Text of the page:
We’ve played with a lot of different technologies at the farmer’s market. Electronics used outdoors need to be rugged, easy to protect from rain, and usable in bright sunshine.
Back when we made people order fryers in advance, we brought a Panasonic ToughBook so we could take the deposits and enter the orders on QuickBooks. We stopped doing this when we started bringing chickens on spec, rather than just to fill orders. Because every cop car in the country seems to be equipped with one of these, used ToughBooks are plentiful and affordable on eBay and other places.
An iPad is also good, and has enough battery life to last all day, which the ToughBook never had. I haven’t used my iPad for serious work at the market yet, just to goof off during slow periods.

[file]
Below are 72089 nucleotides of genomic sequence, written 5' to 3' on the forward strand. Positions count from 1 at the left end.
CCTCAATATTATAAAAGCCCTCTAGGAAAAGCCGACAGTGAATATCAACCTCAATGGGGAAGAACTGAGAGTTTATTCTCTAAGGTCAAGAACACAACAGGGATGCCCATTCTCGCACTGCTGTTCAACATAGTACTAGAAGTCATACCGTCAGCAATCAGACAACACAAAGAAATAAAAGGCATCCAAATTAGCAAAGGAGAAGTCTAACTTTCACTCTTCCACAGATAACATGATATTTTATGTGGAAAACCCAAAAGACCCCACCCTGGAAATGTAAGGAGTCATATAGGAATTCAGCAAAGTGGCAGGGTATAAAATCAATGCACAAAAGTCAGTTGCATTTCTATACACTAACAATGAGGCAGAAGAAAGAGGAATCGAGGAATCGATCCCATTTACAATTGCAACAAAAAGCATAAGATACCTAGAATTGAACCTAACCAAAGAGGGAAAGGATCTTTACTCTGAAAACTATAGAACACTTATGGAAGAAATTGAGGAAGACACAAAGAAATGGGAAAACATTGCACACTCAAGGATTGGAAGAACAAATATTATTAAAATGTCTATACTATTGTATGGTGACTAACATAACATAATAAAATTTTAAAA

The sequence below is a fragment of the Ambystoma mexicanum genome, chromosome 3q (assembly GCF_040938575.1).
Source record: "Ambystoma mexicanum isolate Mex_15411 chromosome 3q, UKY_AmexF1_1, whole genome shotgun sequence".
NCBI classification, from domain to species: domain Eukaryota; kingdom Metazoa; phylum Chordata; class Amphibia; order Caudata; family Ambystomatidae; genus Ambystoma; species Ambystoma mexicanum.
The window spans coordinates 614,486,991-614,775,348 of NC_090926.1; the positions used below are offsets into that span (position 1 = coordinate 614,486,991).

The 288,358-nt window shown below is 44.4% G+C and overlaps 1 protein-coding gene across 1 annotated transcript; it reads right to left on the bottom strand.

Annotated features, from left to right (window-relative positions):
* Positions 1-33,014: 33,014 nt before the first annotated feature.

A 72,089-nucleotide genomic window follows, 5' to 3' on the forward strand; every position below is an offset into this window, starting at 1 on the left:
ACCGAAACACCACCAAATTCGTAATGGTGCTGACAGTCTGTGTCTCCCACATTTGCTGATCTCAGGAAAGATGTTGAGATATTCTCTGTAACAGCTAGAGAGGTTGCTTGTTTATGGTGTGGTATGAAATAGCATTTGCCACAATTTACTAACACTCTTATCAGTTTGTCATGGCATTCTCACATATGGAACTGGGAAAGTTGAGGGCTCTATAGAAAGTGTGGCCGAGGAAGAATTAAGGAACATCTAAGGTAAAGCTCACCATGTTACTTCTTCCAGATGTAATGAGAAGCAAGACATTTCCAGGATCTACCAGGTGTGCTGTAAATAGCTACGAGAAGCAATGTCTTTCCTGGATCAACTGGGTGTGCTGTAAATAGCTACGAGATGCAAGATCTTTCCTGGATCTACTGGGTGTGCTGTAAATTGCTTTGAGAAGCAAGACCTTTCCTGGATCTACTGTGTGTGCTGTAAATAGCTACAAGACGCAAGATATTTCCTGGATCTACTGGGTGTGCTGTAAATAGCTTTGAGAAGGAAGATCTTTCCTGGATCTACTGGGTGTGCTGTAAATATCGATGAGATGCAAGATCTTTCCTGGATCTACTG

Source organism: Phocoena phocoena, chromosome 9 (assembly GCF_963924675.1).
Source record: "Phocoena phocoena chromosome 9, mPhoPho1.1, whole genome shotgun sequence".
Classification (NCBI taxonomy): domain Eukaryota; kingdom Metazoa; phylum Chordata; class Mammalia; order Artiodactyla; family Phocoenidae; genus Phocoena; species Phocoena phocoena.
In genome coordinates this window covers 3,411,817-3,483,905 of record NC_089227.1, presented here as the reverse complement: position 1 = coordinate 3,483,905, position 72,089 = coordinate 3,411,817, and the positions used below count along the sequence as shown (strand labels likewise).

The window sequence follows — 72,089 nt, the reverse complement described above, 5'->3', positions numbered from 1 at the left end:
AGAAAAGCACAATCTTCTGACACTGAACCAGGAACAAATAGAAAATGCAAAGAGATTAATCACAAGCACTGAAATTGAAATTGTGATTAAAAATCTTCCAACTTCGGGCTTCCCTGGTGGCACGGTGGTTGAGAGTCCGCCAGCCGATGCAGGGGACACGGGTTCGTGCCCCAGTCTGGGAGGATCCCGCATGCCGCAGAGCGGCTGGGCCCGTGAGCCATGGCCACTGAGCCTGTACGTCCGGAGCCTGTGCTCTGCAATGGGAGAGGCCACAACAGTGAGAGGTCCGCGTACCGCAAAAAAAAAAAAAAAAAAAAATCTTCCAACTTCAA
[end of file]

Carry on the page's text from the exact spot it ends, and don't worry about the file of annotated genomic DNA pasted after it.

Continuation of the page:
This is about to change! I’ve been playing around with the Square Register, a dinky little credit card reader for smartphones and tablets, and it’s pretty cool. You can take credit card and debit card payments from anyone, and the money ends up in your bank account after about two days, with a flat 2.75% fee. It works really well.
The farmer’s market is one of the last bastions of, “Whoops, I ran out of cash, so I can’t buy your stuff,” and as a vendor, this is a problem I want to solve!
I’ve also used Wells Fargo’s smartphone app to electronically deposit checks, which involves taking a picture of the front and the back. This is a great idea, but it’s too time-consuming when you get a lot of checks for small amounts, especially when the checks insist on fluttering in the breeze as you try to get a clear picture. For big checks, yes, absolutely. For smaller ones, it’s easier to go to the bank and deposit them the old-fashioned way.
I’m an audiobook addict, and over the years I went from listening to books on cassette to listening to them on an MP3 player — first a Rio 500, then an iPod Nano, then an iPod Touch, and now an iPhone. The farmer’s market is too busy for this, but it’s nice when doing farm chores and during the half-hour drive each way.
I’m always amused at how products that are initially marketed to urban hipsters seem to be useful down on the farm.